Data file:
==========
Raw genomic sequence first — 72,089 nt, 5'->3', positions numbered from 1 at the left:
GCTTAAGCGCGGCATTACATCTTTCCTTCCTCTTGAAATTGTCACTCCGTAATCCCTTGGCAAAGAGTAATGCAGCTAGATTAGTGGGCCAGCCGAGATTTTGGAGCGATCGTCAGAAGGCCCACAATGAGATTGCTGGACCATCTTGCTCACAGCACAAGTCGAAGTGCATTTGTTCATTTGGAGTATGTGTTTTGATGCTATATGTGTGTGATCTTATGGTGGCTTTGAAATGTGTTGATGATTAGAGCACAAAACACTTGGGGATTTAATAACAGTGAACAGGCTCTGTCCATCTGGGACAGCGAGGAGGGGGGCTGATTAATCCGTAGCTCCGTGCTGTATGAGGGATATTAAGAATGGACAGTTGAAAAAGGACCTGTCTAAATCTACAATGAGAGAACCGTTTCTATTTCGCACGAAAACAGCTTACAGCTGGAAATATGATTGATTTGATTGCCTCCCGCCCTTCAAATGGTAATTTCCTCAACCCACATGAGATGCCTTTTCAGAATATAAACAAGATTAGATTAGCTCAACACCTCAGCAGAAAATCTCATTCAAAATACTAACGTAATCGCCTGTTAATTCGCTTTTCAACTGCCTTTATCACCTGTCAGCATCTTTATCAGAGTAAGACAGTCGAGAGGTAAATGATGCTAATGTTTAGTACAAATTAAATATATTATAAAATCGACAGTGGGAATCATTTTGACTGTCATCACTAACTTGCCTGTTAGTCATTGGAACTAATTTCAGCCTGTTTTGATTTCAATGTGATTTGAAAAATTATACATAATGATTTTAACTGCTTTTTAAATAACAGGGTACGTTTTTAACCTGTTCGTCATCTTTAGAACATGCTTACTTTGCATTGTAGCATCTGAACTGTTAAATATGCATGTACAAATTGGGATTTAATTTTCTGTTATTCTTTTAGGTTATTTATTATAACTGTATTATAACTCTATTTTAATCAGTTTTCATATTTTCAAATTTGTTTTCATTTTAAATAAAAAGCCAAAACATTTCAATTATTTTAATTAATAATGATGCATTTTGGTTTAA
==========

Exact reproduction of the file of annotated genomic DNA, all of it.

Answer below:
Raw genomic sequence first — 72,089 nt, 5'->3', positions numbered from 1 at the left:
GCTTAAGCGCGGCATTACATCTTTCCTTCCTCTTGAAATTGTCACTCCGTAATCCCTTGGCAAAGAGTAATGCAGCTAGATTAGTGGGCCAGCCGAGATTTTGGAGCGATCGTCAGAAGGCCCACAATGAGATTGCTGGACCATCTTGCTCACAGCACAAGTCGAAGTGCATTTGTTCATTTGGAGTATGTGTTTTGATGCTATATGTGTGTGATCTTATGGTGGCTTTGAAATGTGTTGATGATTAGAGCACAAAACACTTGGGGATTTAATAACAGTGAACAGGCTCTGTCCATCTGGGACAGCGAGGAGGGGGGCTGATTAATCCGTAGCTCCGTGCTGTATGAGGGATATTAAGAATGGACAGTTGAAAAAGGACCTGTCTAAATCTACAATGAGAGAACCGTTTCTATTTCGCACGAAAACAGCTTACAGCTGGAAATATGATTGATTTGATTGCCTCCCGCCCTTCAAATGGTAATTTCCTCAACCCACATGAGATGCCTTTTCAGAATATAAACAAGATTAGATTAGCTCAACACCTCAGCAGAAAATCTCATTCAAAATACTAACGTAATCGCCTGTTAATTCGCTTTTCAACTGCCTTTATCACCTGTCAGCATCTTTATCAGAGTAAGACAGTCGAGAGGTAAATGATGCTAATGTTTAGTACAAATTAAATATATTATAAAATCGACAGTGGGAATCATTTTGACTGTCATCACTAACTTGCCTGTTAGTCATTGGAACTAATTTCAGCCTGTTTTGATTTCAATGTGATTTGAAAAATTATACATAATGATTTTAACTGCTTTTTAAATAACAGGGTACGTTTTTAACCTGTTCGTCATCTTTAGAACATGCTTACTTTGCATTGTAGCATCTGAACTGTTAAATATGCATGTACAAATTGGGATTTAATTTTCTGTTATTCTTTTAGGTTATTTATTATAACTGTATTATAACTCTATTTTAATCAGTTTTCATATTTTCAAATTTGTTTTCATTTTAAATAAAAAGCCAAAACATTTCAATTATTTTAATTAATAATGATGCATTTTGGTTTAA